Simple Steps to Avoid Getting Scammed
Checklist to avoid scams:
- If it sounds too good to be true, it’s probably some kind of scam. “Earn $8000 a week working from home part time with no skills or experience”. If it was that easy, wouldn’t everyone be doing it?
- Don’t commit to anything upfront. Research the business. It will be hard if they’re trying to pressure sell you, but stand firm. Go away and look into the business before you sign anything or hand over money.
- Check their Australian Business Number or Australian Company Number to see if they’re a real business.
- Search for customers who’ve signed up with them before. Customers will often leave reviews on third-party websites or forums, especially if they’ve been scammed.
- Check for endorsements they advertise on their site or marketing materials. Professional associations often have a register of businesses they’ve endorsed and have restrictions on how and where their logo can be used.
- Check their phone number on reverse phone lookup sites. Other users will often leave comments to let you know if it was a scammer calling.
- Look up their website domain. You can often find the name and contact details of the person of the person who registered the website domain. They might have changed business names and started a new scam, but researching the person behind the business can reveal past scams they’ve pulled.
- Scammers keep using the same scams because they keep working. Educate yourself. “Ponzi” or pyramid schemes were described as far back as 1844 by Charles Dickens’ in his novel Martin Chuzzlewit. “Envelope stuffing” schemes started in the 1920s and 1930s in the United States. There are always new variations on the classic scams popping up, but when you learn the basic principles of common scams, it’s easier to spot them when you run into them.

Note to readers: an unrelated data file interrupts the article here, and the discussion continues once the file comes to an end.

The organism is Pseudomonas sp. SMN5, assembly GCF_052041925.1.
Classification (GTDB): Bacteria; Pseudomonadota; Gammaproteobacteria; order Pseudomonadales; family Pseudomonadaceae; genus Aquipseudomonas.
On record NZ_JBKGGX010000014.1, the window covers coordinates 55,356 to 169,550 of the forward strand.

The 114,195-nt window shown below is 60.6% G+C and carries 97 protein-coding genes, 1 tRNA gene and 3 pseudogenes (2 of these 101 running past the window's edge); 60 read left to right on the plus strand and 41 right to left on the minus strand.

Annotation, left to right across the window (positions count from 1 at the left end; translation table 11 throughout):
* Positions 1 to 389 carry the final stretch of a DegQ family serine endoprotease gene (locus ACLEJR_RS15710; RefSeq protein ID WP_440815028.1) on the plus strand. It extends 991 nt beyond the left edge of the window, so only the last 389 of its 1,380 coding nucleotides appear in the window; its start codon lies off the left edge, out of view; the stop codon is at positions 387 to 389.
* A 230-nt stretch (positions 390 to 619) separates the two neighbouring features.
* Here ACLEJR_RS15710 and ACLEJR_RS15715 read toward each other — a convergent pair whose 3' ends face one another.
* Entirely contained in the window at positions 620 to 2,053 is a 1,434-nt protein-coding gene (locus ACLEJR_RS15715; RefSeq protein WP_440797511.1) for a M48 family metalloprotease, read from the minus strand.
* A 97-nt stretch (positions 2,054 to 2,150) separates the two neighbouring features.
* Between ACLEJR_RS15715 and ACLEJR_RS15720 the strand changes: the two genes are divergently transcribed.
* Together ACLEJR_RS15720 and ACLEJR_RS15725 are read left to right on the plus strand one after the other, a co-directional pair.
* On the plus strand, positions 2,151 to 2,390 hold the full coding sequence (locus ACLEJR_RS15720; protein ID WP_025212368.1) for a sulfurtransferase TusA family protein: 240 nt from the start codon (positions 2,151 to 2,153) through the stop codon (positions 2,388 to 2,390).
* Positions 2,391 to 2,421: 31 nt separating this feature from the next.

- If there is a “startup fee” it’s probably a scam. Would a legitimate employer charge you money to start working for them? If they want money for training, instruction or “registration” it’s a good indication something is wrong.
- Money-back guarantees sound good but are worth nothing. Try typing “money back guarantee”. How long did that take? That’s how much it’s worth. The old saying “possession is nine tenths of the law” is exactly true. Once they have your money you’re never going to see it again. Keep your money in your pocket..
- Talk to your friends and family. When you want something to be true, you can convince yourself it is even if there is strong evidence it’s a scam. Getting second and third opinions from people you know will help you take off the blinders and see the scam underneath the “amazing” opportunity.
- Contact SCAMwatch. The Australian Competition and Consumer Commission runs the “SCAMwatch” website and has a team dedicated to providing information about scams. If you think an opportunity is suspicious and could be a scam, get in touch with them. They may be able to help you with research or might already have identified the work from home job as a scam.
If you’re looking for genuine opportunities, check out our Big List of *Real* Work from Home Jobs. There’s no “get rich quick” schemes, just real work and jobs people can do from home.
If you want to learn more about the realities of working from home, try The Great Big Guide to Working from Home.